'Linspiration' hits the Richmond school grounds 0
Gary Ye, 17, is one of many Richmond students inspired by New York Knick's Asian-American basketball super star Jeremy Lin and his overnight success story. (CARMINE MARINELLI, 24 HOURS)
Call it Linspiration.
The overnight success of basketball star Jeremy Lin has captured the attention of everyone from Time Magazine - the Chinese-American will appear on the magazine's Asia edition cover - to celebrities, and local Asian-Canadian teens with big hoop dreams.
"I couldn't believe that someone like him could be a star because he started off unpopular," said Richmond high school student and basketball player Gary Ye of the first time he heard of Lin. "But now he's stepped up.
"He motivates me to work even harder."
Lin, a point guard for the New York Knicks, shocked the world recently when he kick started a red-hot winning streak for the NBA team that now sits at seven games. It left many wondering how the 6-foot-3 Harvard graduate hadn't received a college sports scholarship and had gone, until recently, unnoticed.
Ye, 17, was born in Hong Kong and moved to Canada at age five. He is one of many young basketball players amazed by Lin's story of determination and perseverance - especially in the face of racial stereotypes.
About 60% of Richmond residents are visible minorities, but with the explosion of 'Linsanity,' even more Asian customers have headed down to local sports stores to seek out Lin jerseys. However, licensing for his jersey has yet to be cleared in Canada, meaning Lin merchandise is still far and few in between.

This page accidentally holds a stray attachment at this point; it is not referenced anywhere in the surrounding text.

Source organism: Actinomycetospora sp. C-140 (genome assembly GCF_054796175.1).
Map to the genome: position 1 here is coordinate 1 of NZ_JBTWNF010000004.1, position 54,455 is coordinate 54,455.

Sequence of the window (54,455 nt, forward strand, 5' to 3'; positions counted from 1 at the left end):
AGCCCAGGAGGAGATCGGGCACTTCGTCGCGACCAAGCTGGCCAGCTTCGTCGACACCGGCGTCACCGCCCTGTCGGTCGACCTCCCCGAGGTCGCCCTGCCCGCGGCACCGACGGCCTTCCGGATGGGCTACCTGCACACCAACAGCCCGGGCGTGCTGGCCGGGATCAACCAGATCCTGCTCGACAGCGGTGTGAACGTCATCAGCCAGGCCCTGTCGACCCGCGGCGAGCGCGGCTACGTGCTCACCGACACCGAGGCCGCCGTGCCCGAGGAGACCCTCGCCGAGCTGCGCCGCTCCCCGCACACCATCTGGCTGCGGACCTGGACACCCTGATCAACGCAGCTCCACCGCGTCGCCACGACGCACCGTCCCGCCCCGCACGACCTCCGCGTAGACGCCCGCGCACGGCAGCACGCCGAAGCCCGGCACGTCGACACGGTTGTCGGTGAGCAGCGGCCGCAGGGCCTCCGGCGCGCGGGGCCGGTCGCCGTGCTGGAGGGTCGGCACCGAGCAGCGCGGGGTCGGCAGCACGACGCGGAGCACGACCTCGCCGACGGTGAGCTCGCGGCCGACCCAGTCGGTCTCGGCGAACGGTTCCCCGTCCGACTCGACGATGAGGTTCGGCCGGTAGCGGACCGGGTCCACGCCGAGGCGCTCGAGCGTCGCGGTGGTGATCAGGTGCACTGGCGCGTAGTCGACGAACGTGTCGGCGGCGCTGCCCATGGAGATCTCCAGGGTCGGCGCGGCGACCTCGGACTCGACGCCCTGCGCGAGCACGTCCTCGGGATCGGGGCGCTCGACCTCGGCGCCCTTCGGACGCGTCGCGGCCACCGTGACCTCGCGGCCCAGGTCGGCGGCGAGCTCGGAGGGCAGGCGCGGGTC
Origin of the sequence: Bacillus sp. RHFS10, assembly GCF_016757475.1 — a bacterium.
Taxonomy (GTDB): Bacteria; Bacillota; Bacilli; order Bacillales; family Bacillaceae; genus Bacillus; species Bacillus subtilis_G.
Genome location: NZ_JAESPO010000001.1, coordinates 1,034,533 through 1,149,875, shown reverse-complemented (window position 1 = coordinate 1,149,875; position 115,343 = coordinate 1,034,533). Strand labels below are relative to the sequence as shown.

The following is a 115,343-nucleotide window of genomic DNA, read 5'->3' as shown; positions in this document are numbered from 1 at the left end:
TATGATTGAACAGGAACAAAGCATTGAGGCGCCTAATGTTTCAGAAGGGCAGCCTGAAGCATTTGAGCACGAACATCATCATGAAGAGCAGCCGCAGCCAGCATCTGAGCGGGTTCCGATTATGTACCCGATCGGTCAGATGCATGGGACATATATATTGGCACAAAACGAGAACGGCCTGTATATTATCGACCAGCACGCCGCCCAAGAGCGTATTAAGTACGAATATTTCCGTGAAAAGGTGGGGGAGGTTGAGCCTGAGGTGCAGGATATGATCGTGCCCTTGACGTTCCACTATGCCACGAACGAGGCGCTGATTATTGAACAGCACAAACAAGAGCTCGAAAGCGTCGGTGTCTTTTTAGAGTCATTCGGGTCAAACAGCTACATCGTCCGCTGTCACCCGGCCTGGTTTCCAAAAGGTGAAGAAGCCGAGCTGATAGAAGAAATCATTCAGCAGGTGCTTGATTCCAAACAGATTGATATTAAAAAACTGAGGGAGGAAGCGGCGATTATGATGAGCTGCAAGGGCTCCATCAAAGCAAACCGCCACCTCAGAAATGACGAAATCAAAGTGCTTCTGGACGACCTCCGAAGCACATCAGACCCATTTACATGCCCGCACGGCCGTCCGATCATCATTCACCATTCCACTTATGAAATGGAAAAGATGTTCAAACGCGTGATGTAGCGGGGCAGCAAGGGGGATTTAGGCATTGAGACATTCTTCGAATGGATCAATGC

As Ye prepared Thursday to head into a district-wide basketball tournament that evening with Palmer Secondary's senior boys squad, he said Lin's story has certainly helped conquer stereotypes about cultural performance in professional sports.
"It shows everyone can do anything," he said, adding Lin's story is inspirational for everybody, not just the Asian community.
Basketball coach Ryan Strachan echoed Ye's comments, noting the 'Linsanity' has been buzzing at the high school.
"It shows that hard work, dedication and sticking to your goals can make anything possible," he said. "If you look at other ethnic groups that don't traditionally fare as well in certain sports, you'll see the same thing holds true."